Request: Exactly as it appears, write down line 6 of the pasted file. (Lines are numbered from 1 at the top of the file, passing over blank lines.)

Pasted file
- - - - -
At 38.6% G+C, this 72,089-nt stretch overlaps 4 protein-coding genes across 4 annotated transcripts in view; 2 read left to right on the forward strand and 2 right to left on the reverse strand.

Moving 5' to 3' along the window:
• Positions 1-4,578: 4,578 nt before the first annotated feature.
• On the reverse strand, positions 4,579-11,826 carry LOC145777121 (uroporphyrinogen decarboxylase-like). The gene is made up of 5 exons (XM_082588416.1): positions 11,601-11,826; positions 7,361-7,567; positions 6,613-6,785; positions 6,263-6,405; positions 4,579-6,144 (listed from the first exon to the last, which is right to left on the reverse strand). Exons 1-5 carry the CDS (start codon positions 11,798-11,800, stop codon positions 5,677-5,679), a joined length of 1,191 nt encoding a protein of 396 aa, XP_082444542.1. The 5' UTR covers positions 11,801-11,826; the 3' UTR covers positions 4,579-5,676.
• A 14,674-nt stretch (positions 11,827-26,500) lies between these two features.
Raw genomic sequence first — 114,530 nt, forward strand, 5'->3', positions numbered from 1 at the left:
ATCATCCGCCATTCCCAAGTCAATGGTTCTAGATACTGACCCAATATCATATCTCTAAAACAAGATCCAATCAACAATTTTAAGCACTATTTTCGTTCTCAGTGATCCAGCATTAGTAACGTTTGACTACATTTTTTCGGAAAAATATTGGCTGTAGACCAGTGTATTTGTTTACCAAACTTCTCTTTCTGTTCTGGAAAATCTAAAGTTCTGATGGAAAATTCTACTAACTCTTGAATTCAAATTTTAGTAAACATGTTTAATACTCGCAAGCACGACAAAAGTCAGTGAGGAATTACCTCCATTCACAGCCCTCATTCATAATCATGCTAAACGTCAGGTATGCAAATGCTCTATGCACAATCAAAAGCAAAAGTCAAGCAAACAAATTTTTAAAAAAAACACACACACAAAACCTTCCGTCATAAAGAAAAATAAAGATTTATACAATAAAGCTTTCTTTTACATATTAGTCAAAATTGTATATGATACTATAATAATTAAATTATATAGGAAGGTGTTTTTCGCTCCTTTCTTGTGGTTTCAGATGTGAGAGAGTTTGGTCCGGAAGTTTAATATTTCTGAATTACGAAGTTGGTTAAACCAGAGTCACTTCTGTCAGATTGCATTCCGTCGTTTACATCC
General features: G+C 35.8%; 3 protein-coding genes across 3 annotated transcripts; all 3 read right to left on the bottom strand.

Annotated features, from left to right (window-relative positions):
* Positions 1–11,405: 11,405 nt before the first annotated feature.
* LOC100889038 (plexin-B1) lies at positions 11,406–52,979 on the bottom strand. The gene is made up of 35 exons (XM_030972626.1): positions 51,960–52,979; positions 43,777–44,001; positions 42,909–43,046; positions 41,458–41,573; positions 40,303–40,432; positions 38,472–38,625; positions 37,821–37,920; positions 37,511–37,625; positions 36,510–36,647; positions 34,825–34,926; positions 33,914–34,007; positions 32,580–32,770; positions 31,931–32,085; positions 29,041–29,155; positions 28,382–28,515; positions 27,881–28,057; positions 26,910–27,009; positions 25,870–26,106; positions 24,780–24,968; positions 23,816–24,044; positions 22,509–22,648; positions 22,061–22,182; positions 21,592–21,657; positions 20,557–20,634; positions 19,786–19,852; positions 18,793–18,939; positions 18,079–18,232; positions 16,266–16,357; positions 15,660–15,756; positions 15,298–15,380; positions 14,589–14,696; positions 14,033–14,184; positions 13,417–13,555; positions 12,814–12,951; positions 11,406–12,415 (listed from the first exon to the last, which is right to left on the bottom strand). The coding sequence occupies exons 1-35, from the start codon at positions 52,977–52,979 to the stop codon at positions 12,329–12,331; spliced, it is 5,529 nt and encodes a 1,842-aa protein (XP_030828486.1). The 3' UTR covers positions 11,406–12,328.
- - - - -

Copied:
Raw genomic sequence first — 114,530 nt, forward strand, 5'->3', positions numbered from 1 at the left: